Library Loot is a weekly event co-hosted by Claire from The Captive Reader and Marg from The Adventures of an Intrepid Reader that encourages bloggers to share the books they’ve checked out from the library.
Fire from heaven – Mary Renault
I requested this book after reading Jo Walton’s Among Others
Alexander’s beauty, strength, and defiance were apparent from birth, but his boyhood honed those gifts into the makings of a king. His mother, Olympias, and his father, King Philip of Macedon, fought each other for their son’s loyalty, teaching Alexander politics and vengeance from the cradle. His love for the youth Hephaistion taught him trust, while Aristotle’s tutoring provoked his mind and Homer’s Iliad fueled his aspirations. Killing his first man in battle at the age of twelve, he became regent at sixteen and commander of Macedon’s cavalry at eighteen, so that by the time his father was murdered, Alexander’s skills had grown to match his fiery ambition.
A bite of the mango –
I was curious about this book after reading about it in The End of Your Life Book Club.
As a child in a small rural village in Sierra Leone, Mariatu Kamara lived peacefully surrounded by family and friends. Rumors of rebel attacks were no more than a distant worry.
But when 12-year-old Mariatu set out for a neighboring village, she never arrived. Heavily armed rebel soldiers, many no older than children themselves, attacked and tortured Mariatu. During this brutal act of senseless violence they cut off both her hands.
Stumbling through the countryside, Mariatu miraculously survived. The sweet taste of a mango, her first food after the attack, reaffirmed her desire to live, but the challenge of clutching the fruit in her bloodied arms reinforced the grim new reality that stood before her. With no parents or living adult to support her and living in a refugee camp, she turned to begging in the streets of Freetown.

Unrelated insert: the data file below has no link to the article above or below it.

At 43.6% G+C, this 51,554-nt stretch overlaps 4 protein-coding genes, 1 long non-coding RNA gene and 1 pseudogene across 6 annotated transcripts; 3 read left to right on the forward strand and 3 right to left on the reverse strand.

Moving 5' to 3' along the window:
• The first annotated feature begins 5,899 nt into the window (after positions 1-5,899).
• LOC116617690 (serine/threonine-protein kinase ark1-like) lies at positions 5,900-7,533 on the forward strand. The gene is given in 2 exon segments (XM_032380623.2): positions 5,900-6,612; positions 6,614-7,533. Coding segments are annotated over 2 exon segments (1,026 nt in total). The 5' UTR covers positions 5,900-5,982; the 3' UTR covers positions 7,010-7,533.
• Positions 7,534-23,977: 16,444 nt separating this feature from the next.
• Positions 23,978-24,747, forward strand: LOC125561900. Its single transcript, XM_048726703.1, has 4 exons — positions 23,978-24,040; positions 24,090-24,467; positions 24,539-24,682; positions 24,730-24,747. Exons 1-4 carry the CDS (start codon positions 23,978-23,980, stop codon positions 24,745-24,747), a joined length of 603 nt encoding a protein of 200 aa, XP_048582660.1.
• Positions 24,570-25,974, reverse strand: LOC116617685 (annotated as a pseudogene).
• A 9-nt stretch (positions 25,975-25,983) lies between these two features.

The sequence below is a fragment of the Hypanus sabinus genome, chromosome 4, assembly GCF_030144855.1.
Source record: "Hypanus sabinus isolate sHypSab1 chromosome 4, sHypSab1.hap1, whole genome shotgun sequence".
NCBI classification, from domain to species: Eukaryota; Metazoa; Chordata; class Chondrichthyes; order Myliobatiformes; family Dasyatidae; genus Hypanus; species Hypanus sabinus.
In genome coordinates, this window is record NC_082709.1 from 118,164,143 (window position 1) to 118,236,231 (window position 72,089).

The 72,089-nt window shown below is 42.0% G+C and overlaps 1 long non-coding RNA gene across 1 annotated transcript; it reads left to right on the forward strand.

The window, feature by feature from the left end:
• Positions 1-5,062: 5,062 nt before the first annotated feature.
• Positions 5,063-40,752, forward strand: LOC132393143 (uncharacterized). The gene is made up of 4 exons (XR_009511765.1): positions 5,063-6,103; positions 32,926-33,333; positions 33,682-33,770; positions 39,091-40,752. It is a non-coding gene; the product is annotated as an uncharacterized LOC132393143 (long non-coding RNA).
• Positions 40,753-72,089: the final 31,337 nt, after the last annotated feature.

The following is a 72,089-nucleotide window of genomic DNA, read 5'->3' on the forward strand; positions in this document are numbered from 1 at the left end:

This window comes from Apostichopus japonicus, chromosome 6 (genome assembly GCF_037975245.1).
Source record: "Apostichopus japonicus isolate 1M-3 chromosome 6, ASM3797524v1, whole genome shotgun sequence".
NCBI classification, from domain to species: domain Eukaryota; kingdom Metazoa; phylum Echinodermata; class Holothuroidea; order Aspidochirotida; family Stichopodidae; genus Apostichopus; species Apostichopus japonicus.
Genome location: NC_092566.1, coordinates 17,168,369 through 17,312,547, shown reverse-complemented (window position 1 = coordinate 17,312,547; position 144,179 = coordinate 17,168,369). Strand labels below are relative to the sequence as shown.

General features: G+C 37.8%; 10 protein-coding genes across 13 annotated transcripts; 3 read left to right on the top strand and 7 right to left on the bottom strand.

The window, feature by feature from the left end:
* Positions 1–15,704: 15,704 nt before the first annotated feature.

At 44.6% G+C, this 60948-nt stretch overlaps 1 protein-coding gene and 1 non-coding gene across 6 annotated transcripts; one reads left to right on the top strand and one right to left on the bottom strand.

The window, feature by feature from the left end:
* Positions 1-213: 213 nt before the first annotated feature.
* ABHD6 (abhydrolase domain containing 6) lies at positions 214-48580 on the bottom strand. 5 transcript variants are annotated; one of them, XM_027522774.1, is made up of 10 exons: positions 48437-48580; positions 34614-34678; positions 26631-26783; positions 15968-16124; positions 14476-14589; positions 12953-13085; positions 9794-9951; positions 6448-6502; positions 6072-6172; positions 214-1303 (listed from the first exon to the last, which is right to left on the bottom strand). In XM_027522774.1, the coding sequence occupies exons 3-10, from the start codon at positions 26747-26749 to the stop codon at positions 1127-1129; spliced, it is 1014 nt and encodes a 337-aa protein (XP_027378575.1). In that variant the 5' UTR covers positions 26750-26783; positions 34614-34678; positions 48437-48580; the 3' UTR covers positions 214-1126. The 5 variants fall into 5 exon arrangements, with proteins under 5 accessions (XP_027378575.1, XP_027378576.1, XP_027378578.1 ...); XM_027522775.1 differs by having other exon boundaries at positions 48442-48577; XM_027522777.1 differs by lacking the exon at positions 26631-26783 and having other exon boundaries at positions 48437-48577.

In this gripping and heartbreaking true story, Mariatu shares with readers the details of the brutal attack, its aftermath and her eventual arrival in Toronto. There she began to pull together the pieces of her broken life with courage, astonishing resilience and hope.
The strange files of Fremont Jones (Fremont Jones #1) – Dianne Day
I think I first heard of this book from Nancy Pearl’s Book Lust to Go. It’s set in the Bay Area!
Brave, resourceful, adventurous Fremont (née Caroline) Jones is a woman ahead of her time. Hungry for independence, she’s traded in her conventional life in Boston for a career as a “type-writer” in turn-of-the-century San Francisco. But Fremont soon discovers that her clients aren’t always what they appear to be, and that in doing her job she’s transcribing her way into a wealth of mystery—and mortal danger….
Dashing lawyer Justin Cameron well-nigh sweeps Fremont Jones off her feet—and into a situation ripe with perilous intrigue. A client meets an untimely death that Fremant suspects is linked to the paper she typed for him, of which she can recall but one small fragment. And her attempts to disentangle reality and imagination in the gothic tales penned by Edgar Allan Partridge, whose demeanor is one of terror under the barest restraint, send her up the rocky California coast on a mission of discovery from which she may not return….
A riveting, atmospheric mix of intrigue and humor introduces a new investigator as cultivated as Sherlock Holmes and as spunky as Kinsey Millhone.
The girl with the dragon tattoo – Stieg Larsson
Mikael Blomkvist, a once-respected financial journalist, watches his professional life rapidly crumble around him. Prospects appear bleak until an unexpected (and unsettling) offer to resurrect his name is extended by an old-school titan of Swedish industry. The catch—and there’s always a catch—is that Blomkvist must first spend a year researching a mysterious disappearance that has remained unsolved for nearly four decades. With few other options, he accepts and enlists the help of investigator Lisbeth Salander, a misunderstood genius with a cache of authority issues. Little is as it seems in Larsson’s novel, but there is at least one constant: you really don’t want to mess with the girl with the dragon tattoo.
Wee Reader picked out the first three books himself.
Bizzy Bear. Let’s get to work! – Benji Davies
Counting tools 1 to 10
This little piggy – Tim Harrington
City lullaby – Marilyn Singer ; illustrated by Carll Cneut
A ball for Daisy – Chris Raschka
Maggie’s chopsticks – Alan Woo ; illustrated by Isabelle Malenfant
A long way away : a two-way story – Frank Viva
Fire engine man – Andrea Zimmerman & David Clemesha
What did you get from the library this week?